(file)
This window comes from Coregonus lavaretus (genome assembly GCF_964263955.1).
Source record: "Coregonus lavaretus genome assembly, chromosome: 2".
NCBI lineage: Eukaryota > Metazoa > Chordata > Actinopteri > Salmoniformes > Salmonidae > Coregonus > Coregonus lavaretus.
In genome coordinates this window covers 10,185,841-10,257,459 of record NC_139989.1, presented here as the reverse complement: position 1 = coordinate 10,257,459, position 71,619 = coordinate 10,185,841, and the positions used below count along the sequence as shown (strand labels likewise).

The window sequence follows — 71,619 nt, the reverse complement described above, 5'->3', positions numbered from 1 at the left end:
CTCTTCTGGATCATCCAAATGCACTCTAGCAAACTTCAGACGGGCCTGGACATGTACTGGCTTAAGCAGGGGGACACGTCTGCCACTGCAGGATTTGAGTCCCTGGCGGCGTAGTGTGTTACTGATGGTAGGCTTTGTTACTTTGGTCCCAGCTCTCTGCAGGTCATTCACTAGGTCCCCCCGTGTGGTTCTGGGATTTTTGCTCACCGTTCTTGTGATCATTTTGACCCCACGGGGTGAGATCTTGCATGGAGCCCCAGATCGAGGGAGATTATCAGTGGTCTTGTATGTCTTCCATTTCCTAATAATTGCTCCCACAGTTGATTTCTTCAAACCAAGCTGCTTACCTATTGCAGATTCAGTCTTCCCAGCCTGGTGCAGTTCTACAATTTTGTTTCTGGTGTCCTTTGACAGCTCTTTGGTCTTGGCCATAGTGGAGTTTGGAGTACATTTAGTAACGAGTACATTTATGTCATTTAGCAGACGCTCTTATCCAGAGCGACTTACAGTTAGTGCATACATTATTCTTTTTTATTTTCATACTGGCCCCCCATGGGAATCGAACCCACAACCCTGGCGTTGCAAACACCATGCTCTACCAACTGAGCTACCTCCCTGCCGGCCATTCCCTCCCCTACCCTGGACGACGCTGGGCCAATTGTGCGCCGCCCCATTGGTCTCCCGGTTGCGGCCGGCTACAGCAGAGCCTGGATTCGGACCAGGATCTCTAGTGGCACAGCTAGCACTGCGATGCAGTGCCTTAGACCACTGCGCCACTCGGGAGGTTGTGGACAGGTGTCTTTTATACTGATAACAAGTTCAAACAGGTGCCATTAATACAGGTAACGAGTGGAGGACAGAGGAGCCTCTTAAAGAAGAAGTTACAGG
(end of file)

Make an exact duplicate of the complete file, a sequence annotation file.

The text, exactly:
This window comes from Coregonus lavaretus (genome assembly GCF_964263955.1).
Source record: "Coregonus lavaretus genome assembly, chromosome: 2".
NCBI lineage: Eukaryota > Metazoa > Chordata > Actinopteri > Salmoniformes > Salmonidae > Coregonus > Coregonus lavaretus.
In genome coordinates this window covers 10,185,841-10,257,459 of record NC_139989.1, presented here as the reverse complement: position 1 = coordinate 10,257,459, position 71,619 = coordinate 10,185,841, and the positions used below count along the sequence as shown (strand labels likewise).

The window sequence follows — 71,619 nt, the reverse complement described above, 5'->3', positions numbered from 1 at the left end:
CTCTTCTGGATCATCCAAATGCACTCTAGCAAACTTCAGACGGGCCTGGACATGTACTGGCTTAAGCAGGGGGACACGTCTGCCACTGCAGGATTTGAGTCCCTGGCGGCGTAGTGTGTTACTGATGGTAGGCTTTGTTACTTTGGTCCCAGCTCTCTGCAGGTCATTCACTAGGTCCCCCCGTGTGGTTCTGGGATTTTTGCTCACCGTTCTTGTGATCATTTTGACCCCACGGGGTGAGATCTTGCATGGAGCCCCAGATCGAGGGAGATTATCAGTGGTCTTGTATGTCTTCCATTTCCTAATAATTGCTCCCACAGTTGATTTCTTCAAACCAAGCTGCTTACCTATTGCAGATTCAGTCTTCCCAGCCTGGTGCAGTTCTACAATTTTGTTTCTGGTGTCCTTTGACAGCTCTTTGGTCTTGGCCATAGTGGAGTTTGGAGTACATTTAGTAACGAGTACATTTATGTCATTTAGCAGACGCTCTTATCCAGAGCGACTTACAGTTAGTGCATACATTATTCTTTTTTATTTTCATACTGGCCCCCCATGGGAATCGAACCCACAACCCTGGCGTTGCAAACACCATGCTCTACCAACTGAGCTACCTCCCTGCCGGCCATTCCCTCCCCTACCCTGGACGACGCTGGGCCAATTGTGCGCCGCCCCATTGGTCTCCCGGTTGCGGCCGGCTACAGCAGAGCCTGGATTCGGACCAGGATCTCTAGTGGCACAGCTAGCACTGCGATGCAGTGCCTTAGACCACTGCGCCACTCGGGAGGTTGTGGACAGGTGTCTTTTATACTGATAACAAGTTCAAACAGGTGCCATTAATACAGGTAACGAGTGGAGGACAGAGGAGCCTCTTAAAGAAGAAGTTACAGG